Bye Bye Jaxby
So one of the biggst changest affecting my projects with Java 11 is the removal of java.xml.bind from the openjdk. This is a bit of a pain because the main reason I used it was the convenience, which is a double pain because not only do i have to undo all that inconvience, all that time using and learning it in the first place has just been confirmed as wasted.
I tried using the last release as modules but they are incompatible with the module system because one or two of the packages are split. I tried just making a module out of them but couldn't get it to work either. And either i'm really shit at google-foo or it's just shit but I couldn't for the life of me find any other reasonable approach so after wasting too much time on it I bit the bullet and just wrote some SAXParser and XMLStreamWriter code mandraulically.
Fortunately the xml trees I had made parsing quite simple. First, none of the element names overlapped so even parsing embedded structures works without having to keep track of the element state. Secondly almost all the simple fields were encoded as attributes rather than elements. So this means almost all objects can be parsed from the startElement callback, and a single stack is used to track encapsulated fields. Becuase I use arrays in a few places a coule of ancilliary lists are used to build them (or I could just change them to Lists).
It's still tedious and error-prone and a pretty shit indightment on the state of Java SE in 2018 vs other languages but once it's done it's done and not having a dependency on half a dozen badly over-engineered packages means it's only done once and i'm not wasting my time learning another fucking "framework".
I didn't investigate where javaee is headed - it'll no doubt eventually solve this problem but removing the dependency from desktop and command-line tools isn't such a bad thing - there have to be good reasons it was dropped from JavaSE in the first place.
One might point to json but that's just as bad to use as a DOM based mechanism which is also just as tedious and error prone. json only really works with fully dynamic languages where you don't have to write any of the field bindings, although there are still plenty of issues with no canonicalised encoding of things like empty arrays or null strings. In any event I need file format compatability so the fact that I also think it's an unacceptably shit solution is entirely moot.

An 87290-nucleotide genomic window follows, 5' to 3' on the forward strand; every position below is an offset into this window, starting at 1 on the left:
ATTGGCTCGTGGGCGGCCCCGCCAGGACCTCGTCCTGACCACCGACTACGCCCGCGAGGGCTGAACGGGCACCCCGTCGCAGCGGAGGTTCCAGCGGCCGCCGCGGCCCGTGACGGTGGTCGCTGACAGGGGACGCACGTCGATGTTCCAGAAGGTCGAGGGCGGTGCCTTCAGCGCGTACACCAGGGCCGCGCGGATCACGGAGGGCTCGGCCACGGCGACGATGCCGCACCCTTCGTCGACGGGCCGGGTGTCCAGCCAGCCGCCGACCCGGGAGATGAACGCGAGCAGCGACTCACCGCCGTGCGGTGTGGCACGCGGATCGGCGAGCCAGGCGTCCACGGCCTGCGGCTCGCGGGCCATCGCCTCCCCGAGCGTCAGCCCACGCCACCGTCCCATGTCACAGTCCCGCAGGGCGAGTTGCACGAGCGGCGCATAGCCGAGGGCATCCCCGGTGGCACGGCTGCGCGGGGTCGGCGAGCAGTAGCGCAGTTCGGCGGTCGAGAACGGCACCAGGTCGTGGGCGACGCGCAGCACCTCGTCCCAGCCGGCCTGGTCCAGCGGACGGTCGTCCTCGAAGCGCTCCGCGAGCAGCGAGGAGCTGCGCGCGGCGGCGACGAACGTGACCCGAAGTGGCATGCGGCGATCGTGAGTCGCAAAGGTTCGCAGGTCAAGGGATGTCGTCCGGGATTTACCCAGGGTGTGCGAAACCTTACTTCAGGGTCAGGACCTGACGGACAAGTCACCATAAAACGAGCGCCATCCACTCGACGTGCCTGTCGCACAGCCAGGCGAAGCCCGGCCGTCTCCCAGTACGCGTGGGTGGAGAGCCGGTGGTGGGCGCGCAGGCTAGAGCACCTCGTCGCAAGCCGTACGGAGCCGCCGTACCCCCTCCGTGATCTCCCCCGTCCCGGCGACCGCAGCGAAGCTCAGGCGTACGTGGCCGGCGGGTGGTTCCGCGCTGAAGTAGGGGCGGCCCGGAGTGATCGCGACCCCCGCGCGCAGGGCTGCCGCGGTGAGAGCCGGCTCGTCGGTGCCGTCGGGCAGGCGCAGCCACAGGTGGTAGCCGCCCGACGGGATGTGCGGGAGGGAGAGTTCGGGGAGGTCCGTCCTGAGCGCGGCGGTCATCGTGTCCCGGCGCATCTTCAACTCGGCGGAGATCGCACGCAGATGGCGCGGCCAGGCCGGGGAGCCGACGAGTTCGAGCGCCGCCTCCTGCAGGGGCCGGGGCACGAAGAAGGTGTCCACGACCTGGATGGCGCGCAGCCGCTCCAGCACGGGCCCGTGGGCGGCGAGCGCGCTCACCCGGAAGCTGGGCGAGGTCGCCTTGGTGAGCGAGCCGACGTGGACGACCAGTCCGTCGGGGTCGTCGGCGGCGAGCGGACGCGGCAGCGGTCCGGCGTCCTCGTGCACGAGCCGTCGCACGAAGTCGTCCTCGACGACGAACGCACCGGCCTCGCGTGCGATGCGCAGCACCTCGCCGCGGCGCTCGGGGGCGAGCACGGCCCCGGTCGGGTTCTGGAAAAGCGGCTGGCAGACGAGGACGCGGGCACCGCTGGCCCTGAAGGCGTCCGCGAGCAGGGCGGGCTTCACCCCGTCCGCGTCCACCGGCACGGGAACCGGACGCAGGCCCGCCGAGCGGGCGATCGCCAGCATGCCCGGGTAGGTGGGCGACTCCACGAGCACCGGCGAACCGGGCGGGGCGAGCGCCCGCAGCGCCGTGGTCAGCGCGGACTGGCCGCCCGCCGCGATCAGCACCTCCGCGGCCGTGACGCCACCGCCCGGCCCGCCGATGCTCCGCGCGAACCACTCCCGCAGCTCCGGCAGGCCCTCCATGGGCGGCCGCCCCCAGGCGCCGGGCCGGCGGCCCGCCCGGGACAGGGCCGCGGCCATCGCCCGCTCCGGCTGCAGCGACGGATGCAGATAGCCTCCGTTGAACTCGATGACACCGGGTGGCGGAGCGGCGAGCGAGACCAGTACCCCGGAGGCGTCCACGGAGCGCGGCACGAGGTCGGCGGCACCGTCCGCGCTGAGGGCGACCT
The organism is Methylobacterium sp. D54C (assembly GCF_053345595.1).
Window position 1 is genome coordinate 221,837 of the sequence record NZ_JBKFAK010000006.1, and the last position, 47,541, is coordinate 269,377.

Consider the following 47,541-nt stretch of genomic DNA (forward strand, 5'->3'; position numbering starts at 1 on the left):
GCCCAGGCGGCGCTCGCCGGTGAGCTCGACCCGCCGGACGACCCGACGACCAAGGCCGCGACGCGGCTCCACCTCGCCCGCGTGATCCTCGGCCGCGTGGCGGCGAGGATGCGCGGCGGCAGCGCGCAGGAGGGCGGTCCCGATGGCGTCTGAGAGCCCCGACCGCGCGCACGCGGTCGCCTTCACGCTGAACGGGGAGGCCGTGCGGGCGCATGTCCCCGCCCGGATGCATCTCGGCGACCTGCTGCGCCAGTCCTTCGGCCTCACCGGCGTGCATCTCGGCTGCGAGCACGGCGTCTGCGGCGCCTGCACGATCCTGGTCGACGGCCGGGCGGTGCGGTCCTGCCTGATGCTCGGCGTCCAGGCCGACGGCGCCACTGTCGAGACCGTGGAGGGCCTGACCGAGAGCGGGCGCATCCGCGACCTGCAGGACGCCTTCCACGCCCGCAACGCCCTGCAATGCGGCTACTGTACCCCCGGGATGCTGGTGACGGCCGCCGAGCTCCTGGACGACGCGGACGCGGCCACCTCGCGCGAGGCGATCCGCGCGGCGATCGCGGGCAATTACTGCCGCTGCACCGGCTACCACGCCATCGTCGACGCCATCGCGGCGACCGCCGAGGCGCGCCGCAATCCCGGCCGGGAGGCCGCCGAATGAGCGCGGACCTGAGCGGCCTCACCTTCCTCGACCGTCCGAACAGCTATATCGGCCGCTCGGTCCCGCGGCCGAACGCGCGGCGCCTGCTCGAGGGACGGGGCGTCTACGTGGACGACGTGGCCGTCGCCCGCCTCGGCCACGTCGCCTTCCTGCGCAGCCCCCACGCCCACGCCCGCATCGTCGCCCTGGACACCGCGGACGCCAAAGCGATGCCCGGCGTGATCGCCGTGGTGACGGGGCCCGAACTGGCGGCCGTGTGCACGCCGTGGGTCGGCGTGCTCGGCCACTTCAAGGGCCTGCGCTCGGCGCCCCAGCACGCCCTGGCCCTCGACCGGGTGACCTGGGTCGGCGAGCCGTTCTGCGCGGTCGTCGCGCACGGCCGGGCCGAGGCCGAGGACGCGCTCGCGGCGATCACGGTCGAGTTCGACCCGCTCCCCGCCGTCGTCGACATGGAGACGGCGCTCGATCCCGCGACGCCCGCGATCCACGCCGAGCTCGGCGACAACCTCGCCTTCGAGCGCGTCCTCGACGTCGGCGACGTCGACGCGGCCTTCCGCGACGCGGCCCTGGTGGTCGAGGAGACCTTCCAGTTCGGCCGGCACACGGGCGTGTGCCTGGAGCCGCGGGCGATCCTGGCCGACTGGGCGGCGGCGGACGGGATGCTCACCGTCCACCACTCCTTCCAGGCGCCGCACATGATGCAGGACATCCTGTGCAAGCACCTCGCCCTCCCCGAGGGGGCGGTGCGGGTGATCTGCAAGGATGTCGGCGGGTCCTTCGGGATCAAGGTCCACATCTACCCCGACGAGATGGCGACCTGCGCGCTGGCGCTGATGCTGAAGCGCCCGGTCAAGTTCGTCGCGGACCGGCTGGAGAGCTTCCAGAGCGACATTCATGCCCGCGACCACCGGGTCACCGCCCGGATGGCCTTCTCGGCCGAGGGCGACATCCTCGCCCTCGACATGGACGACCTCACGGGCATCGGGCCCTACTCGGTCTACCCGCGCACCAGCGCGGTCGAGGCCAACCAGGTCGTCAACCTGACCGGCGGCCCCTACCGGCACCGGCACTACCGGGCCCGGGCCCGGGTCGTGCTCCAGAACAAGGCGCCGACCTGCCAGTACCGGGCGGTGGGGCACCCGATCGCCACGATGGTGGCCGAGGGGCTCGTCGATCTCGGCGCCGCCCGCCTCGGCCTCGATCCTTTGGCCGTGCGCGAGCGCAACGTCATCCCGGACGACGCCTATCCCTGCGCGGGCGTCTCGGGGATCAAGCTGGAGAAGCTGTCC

By the end of the week i'd modularised my main library and ported one of the applications that uses it to the new structure. The application itself also needs quite a bit of modularisation but that's a job for next week, as is testing and debugging - it runs but there's a bunch of broken shit.
So using the modules it's actually quite nice - IF you're using modules all the way down. I didn't have time to look further to find out if it's just a problem with netbeans but adding jars to the classpath generally fucks up and it starts adding strange dependencies to the build. So in a couple of cases I took existing jars and added a module-info myself. When it works it's actually really nice - it just works. When it doesn't, well i'm getting resource path issues in one case.
I also like the fact the tools are the ones dictating the source and class file structures - not left to 3rd party tools to mess up.
Unfortunately I suspect modularisation will be a pretty slow-burn and it will be a while before it benefits the average developer.
Netbeans / CVS
As an update on netbeans I joined the user mailing list and asked about CVS - apparently it's in the netbeans plugin portal. Except it isn't, and after providing screenshots of why I would think that it doesn't exist I simply got ignored.
Command line will have to do for me until it decides to show up in my copy.
Java After Next
So with Oracle loosening the reigns a bit (?) on parts of the java platform like JavaFX i'm a little concerned about where things will end up.
So yeah, if the "industry" starts dictating things a bit more, hopefully they wont have a negative impact.